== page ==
As China flexes its military muscle in the South China Sea, the U.S. is responding with its own show of force that includes ships, fighter jets and submarines, as well as the test launch of nuclear-capable missiles.
According to internal military reports reviewed by NBC News, almost every week brings another display of U.S. hardware in the waters off China, in a response that has only grown more aggressive since the inauguration of President Trump.
A U.S. Navy carrier battle group centered on the aircraft carrier USS Carl Vinson is now moving through the South China Sea, the stretch of Pacific bounded by China, Vietnam and the Philippines.
Three attack submarines, the USS Alexandria, USS Chicago and USS Louisville, have deployed in the Western Pacific in the past month, and at least one has entered the South China Sea.
Also in February, the U.S. sent a dozen F-22 Raptor stealth fighters to Tindal AB in northern Australia, the closest Australian military airbase to China, for coalition training and exercises. It's the first deployment of that many F-22s in the Pacific.
And if that didn't get the attention of the Chinese government, the U.S. just tested four Trident II submarine-launched ballistic missiles during a nuclear war exercise, sending the simulated weapons 4,200 miles from the coast of California into the mid-Pacific. It's the first time in three years the U.S. has conducted tests in the Pacific, and the first four-missile salvo since the end of the Cold War.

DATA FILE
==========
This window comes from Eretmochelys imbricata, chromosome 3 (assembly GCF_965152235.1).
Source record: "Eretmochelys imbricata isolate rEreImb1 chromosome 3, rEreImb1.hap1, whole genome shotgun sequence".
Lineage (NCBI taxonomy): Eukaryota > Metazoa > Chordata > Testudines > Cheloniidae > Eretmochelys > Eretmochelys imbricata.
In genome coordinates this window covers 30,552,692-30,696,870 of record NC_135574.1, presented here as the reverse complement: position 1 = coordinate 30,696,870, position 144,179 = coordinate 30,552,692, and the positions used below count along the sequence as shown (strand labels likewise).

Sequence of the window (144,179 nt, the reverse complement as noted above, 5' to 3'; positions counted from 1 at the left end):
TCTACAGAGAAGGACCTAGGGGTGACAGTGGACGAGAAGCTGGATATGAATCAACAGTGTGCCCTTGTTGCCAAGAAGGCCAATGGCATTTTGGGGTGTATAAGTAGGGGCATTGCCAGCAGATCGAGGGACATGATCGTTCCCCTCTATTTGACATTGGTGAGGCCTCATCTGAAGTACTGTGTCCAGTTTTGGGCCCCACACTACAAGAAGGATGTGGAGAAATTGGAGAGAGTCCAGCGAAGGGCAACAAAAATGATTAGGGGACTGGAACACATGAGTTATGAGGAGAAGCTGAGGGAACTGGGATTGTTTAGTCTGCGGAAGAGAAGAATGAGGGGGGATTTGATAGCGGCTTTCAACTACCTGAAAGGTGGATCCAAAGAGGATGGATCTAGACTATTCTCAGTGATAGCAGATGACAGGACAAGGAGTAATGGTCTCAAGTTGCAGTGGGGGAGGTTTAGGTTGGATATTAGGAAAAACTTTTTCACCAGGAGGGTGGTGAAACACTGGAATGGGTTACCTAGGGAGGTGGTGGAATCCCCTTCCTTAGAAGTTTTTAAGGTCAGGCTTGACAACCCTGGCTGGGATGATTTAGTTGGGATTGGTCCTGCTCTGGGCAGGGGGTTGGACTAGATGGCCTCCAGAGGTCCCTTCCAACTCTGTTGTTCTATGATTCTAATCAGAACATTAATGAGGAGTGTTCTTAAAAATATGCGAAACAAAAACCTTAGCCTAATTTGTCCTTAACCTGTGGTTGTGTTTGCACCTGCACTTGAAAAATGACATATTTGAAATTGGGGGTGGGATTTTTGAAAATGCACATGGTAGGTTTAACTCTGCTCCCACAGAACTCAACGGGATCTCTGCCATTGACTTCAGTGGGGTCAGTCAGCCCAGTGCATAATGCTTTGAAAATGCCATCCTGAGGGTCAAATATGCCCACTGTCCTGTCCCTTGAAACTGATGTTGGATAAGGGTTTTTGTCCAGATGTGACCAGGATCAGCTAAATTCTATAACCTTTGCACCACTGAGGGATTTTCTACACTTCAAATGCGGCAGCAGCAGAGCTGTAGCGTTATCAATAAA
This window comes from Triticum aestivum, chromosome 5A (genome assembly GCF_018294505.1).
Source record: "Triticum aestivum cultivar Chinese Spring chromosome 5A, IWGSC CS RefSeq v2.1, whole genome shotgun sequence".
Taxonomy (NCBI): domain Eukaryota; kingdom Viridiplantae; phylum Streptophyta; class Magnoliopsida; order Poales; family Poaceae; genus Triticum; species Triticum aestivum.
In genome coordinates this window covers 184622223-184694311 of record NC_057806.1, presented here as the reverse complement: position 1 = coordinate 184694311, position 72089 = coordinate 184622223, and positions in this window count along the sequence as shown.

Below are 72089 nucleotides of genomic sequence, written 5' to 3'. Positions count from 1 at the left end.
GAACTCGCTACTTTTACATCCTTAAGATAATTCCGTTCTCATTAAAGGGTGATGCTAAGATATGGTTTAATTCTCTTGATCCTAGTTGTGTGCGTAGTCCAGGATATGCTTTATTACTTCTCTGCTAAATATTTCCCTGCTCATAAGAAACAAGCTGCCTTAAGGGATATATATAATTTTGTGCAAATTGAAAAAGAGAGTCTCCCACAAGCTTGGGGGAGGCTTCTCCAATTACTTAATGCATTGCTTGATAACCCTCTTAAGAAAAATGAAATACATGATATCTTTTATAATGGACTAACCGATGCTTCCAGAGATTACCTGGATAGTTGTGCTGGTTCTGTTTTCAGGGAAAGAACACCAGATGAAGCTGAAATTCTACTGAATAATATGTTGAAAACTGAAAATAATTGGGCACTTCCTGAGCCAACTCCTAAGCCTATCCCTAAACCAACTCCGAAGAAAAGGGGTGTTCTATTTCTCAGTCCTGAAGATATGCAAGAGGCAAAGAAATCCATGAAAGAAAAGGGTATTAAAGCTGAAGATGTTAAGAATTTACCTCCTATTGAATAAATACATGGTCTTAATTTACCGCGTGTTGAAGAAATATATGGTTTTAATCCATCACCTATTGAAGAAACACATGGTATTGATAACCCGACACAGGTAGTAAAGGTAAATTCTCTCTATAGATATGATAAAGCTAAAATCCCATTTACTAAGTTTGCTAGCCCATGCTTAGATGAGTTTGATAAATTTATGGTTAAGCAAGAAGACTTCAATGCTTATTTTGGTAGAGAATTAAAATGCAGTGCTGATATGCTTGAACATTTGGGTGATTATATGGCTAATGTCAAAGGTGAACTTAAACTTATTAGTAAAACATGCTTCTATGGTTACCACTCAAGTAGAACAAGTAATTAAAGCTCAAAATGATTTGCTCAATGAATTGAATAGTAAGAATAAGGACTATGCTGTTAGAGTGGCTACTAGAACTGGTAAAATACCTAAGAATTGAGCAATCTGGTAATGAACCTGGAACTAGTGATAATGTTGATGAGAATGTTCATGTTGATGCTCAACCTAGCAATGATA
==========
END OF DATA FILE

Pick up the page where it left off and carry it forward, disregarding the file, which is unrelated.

The U.S. effort is deliberately broad and overt, according to Pentagon officials, and is meant to be obvious to the Chinese government.
Mark Lippert, the former U.S. ambassador to South Korea and deputy national security advisor during the Obama administration, said America is trying to send a message about freedom of navigation, "free and open commerce and [the] rule of law."
"You have to remember what is stake here is principles," Lippert told NBC in an interview. "Adhering to those principles has led to the unprecedented economic and democratic growth in the region. The Chinese are challenging our freedom of navigation."
In the last decade, China has converted dozens of tiny islands and coral outcroppings - many claimed by other countries — into forward military bases, adding airfields, piers and other facilities. The new bases range from the Paracel Islands in the northern part of the sea, claimed by Taiwan and Vietnam, to the Spratlys in the south near the Philippines and Malaysia. The construction, sometimes on reclaimed land, has extended China's defensive perimeter hundreds of miles from the mainland.
In January, Secretary of State Rex Tillerson said during his confirmation hearings that the U.S. would block China's access to the disputed islands, and send a "clear signal" that "island-building stops."
Lu Kang, a senior official with the Chinese foreign ministry, told Richard Engel of NBC News that the islands were Chinese territory and China was free to do what it wanted.
Lippert says the Pentagon's recent actions are meant to checkmate any attempt by the Chinese to exploit any turmoil from the U.S. presidential transition, particularly one as dramatic as that from Obama to Trump.